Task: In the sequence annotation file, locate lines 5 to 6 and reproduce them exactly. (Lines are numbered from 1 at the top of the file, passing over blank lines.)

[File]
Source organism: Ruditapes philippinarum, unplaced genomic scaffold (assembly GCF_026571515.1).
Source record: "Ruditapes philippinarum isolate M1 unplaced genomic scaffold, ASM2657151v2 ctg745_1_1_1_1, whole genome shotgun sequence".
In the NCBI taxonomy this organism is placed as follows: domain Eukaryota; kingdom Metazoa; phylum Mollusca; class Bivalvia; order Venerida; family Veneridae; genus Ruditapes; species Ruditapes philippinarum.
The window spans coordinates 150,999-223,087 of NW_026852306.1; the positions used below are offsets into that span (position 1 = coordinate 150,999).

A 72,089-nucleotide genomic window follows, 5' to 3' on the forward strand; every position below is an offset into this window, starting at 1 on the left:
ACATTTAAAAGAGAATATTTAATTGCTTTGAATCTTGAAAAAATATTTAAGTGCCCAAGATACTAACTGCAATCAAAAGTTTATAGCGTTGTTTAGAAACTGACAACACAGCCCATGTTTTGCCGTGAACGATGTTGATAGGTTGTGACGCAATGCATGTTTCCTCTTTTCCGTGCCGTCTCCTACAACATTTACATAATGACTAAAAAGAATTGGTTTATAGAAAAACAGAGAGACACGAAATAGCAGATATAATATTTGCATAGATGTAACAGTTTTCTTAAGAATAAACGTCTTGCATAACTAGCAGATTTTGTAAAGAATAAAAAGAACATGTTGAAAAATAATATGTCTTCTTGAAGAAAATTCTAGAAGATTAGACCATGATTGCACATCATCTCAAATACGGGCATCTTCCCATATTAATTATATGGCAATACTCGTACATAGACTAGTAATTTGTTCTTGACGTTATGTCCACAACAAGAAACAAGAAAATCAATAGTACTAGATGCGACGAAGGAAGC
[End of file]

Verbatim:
A 72,089-nucleotide genomic window follows, 5' to 3' on the forward strand; every position below is an offset into this window, starting at 1 on the left:
ACATTTAAAAGAGAATATTTAATTGCTTTGAATCTTGAAAAAATATTTAAGTGCCCAAGATACTAACTGCAATCAAAAGTTTATAGCGTTGTTTAGAAACTGACAACACAGCCCATGTTTTGCCGTGAACGATGTTGATAGGTTGTGACGCAATGCATGTTTCCTCTTTTCCGTGCCGTCTCCTACAACATTTACATAATGACTAAAAAGAATTGGTTTATAGAAAAACAGAGAGACACGAAATAGCAGATATAATATTTGCATAGATGTAACAGTTTTCTTAAGAATAAACGTCTTGCATAACTAGCAGATTTTGTAAAGAATAAAAAGAACATGTTGAAAAATAATATGTCTTCTTGAAGAAAATTCTAGAAGATTAGACCATGATTGCACATCATCTCAAATACGGGCATCTTCCCATATTAATTATATGGCAATACTCGTACATAGACTAGTAATTTGTTCTTGACGTTATGTCCACAACAAGAAACAAGAAAATCAATAGTACTAGATGCGACGAAGGAAGC